Fred Jaicks  Written and compiled by Fred Jaicks


All the recent talk about climate change can be very confusing to
someone who only knows that they need to have umbrellas ready when it
rains. Here is a glossary of terms commonly associated with climate

  • Aerosol: airborne solid or liquid particles that reside in the atmosphere for – at the very least – several hours; they absorb radiation and act as condensation nuclei for cloud formation.
  • Afforestation: planting new forests on land that did not originally contain forests.
  • Alternate Energy: energy derived from sources that are considered “non-traditional” i.e. solar energy, wind energy, etc.
  • Biomass: the total weight of organisms that can be supported at each level of the food chain; also refers to materials that are biological in origin such as trees, roots, crops, etc.
  • Biosphere: part of the Earth system that contains all living organisms and ecosystems (the atmosphere, the land and the oceans)
  • Carbon Cycle: all parts and fluxes of carbon. The cycle has four main reservoirs: the atmosphere, land, oceans, and sediments. It refers to the exchanges between them.
  • Carbon Dioxide: a naturally occurring gas that is also a by-product of fossil fuels. It’s the main component of greenhouse gases affecting the Earth’s climate.
  • Climate: the “average weather” of the planet, including measurements of precipitation, temperature, and wind. Also seen as the state of the climate system.
  • Climate change: refers to any change in the natural climate that is significant and lasts for extended periods of time (decades or longer)
  • Crysophere: one of the interrelated components of the Earth’s system, this refers to frozen water in the form snow,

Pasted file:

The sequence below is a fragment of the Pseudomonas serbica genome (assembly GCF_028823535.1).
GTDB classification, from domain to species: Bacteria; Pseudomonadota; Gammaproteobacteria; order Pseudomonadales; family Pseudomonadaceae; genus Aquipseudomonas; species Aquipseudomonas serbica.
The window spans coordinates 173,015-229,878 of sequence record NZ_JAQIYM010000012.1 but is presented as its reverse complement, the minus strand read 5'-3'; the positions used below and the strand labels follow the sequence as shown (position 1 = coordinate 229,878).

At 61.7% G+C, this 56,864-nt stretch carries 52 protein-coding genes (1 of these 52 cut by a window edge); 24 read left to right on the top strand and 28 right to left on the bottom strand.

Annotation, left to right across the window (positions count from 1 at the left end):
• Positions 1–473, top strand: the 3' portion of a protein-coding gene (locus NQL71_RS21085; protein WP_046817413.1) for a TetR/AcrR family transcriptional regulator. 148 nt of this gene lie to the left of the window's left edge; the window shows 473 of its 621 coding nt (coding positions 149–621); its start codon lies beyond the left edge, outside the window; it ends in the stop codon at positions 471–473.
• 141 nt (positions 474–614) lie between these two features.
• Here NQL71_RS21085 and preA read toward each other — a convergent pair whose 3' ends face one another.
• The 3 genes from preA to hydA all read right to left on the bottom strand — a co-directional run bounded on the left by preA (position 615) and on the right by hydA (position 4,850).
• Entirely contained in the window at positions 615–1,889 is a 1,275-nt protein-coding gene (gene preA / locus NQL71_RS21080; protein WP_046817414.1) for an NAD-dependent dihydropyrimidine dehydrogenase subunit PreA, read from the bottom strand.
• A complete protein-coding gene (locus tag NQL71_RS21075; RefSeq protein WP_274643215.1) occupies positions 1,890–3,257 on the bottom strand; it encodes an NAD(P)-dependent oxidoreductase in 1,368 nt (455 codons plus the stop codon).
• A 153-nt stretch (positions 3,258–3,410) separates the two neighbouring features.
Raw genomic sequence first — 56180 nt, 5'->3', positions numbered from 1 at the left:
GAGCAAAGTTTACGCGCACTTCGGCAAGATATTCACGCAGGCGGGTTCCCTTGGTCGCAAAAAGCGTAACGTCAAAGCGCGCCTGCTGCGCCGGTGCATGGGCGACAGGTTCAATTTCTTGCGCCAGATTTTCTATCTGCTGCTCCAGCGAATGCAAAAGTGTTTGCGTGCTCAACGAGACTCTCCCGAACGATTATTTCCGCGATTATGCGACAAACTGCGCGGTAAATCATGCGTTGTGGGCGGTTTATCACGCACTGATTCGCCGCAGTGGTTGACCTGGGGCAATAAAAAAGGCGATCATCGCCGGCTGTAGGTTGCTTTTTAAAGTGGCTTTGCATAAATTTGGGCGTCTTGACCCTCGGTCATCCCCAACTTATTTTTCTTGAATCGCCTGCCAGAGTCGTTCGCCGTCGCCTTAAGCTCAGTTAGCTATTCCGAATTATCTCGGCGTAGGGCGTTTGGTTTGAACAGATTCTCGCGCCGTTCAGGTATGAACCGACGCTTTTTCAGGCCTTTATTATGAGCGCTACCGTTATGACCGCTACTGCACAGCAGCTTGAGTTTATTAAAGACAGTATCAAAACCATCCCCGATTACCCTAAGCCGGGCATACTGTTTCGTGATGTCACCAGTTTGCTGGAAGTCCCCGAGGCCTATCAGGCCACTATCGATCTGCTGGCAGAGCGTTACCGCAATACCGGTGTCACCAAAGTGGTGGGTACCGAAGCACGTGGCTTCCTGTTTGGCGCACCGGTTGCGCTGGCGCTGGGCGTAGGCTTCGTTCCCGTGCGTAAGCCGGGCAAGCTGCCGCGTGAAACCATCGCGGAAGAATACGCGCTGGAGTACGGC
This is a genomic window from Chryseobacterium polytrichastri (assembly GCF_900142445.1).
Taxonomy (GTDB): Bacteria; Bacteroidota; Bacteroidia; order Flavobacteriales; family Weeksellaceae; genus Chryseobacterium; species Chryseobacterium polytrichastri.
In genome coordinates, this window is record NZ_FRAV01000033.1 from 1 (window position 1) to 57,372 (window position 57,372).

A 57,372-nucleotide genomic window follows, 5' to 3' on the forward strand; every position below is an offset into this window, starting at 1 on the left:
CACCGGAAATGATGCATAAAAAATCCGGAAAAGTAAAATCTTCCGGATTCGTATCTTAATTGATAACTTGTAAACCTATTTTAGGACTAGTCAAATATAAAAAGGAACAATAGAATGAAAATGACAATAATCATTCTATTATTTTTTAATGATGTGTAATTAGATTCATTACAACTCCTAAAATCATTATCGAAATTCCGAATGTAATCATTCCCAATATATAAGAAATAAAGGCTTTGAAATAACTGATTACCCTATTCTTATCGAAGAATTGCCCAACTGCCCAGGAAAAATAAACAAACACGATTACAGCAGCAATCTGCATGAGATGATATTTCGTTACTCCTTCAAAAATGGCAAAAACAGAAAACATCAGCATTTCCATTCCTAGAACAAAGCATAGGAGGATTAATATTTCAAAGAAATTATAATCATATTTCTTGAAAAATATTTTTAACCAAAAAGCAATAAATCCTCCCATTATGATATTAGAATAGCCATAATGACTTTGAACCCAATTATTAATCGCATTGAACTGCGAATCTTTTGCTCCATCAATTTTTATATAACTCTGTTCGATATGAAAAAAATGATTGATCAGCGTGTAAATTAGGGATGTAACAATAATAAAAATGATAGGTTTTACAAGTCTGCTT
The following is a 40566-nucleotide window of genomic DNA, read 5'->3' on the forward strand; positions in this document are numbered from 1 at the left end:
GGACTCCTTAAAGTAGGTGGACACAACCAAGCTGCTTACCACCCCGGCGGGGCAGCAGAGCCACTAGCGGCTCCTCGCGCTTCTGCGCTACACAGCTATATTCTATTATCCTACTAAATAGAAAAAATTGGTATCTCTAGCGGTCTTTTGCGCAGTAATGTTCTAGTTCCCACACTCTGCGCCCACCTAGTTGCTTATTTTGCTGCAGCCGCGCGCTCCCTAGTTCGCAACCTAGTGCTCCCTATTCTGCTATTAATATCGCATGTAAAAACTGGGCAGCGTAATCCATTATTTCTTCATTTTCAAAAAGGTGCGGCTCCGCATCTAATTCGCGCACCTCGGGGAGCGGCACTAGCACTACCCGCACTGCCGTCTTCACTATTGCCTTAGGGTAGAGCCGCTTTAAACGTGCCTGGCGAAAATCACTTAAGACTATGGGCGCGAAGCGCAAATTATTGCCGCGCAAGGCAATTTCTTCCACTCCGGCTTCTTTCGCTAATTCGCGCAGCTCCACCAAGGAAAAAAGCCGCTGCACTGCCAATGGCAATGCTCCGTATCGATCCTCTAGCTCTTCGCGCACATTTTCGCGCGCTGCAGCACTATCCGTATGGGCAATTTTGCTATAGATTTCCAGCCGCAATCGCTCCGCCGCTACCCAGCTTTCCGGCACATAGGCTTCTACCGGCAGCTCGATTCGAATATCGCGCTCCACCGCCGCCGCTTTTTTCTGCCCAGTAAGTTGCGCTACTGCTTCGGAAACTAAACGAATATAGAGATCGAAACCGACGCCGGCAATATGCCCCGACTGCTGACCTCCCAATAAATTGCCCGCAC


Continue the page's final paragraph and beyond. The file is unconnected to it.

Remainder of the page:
permafrost, glaciers, and frozen ice.
  • Deforestation: any process that results in the conversion of forested lands for non-forest uses. It’s considered to be one of the main causes of the Earth’s enhanced greenhouse gases.
  • Desertification: land degradation that occurs in sub-humid areas that are also arid or semi-arid.
  • Ecosystem: refers to any natural entity (living and non-living) that interacts with something else to produce a stable system or cycle.
  • Emissions: the release of any substance, usually harmful, into the atmosphere.
  • Enhanced Greenhouse Effect: concept that the natural greenhouse affect has been enhanced by the constant emission of
    greenhouse gases.
  •  Fluorocarbons: carbon-fluoride compounds that contain other elements like chlorine, bromine, and hydrogen.
  • Geosphere: refers to the layers of Earth’s crust that contain sediments and soil (includes underwater sediment as well).
  •  Global Warming: an average increase in the actual temperature of the atmosphere in the Earth’s surface and up into the troposphere that contributes to changes in the overall global temperature
  • Greenhouse Effect: the trapping and build-up of heat in the atmosphere near the Earth’s surface that affect the Earth’s overall temperature.
  • Hydrocarbons: substances that contain only carbon and hydrogen such as fossil fuels.
  • Landfill: land waste disposal site that is spread into layers, compacted, and covered with soil.
  • Natural Gas: underground deposits of gases that can be used as fuel sources.
  • Oxidize: to chemically change one substance by combining it with oxygen. Ozone Layer: layer of ozone that shields the Earth from harmful ultraviolet radiation from the sun. It’s currently being eroded.
  • Recycling: the collection and reprocessing of a resource so it can be reused.
  • Troposphere: lowest part of the atmosphere from the surface where clouds and “weather” phenomena occur.
  • Ultraviolet Radiation (UV): the energy range that plays a dominant role in energy balance and chemical composition.

Other Glossaries: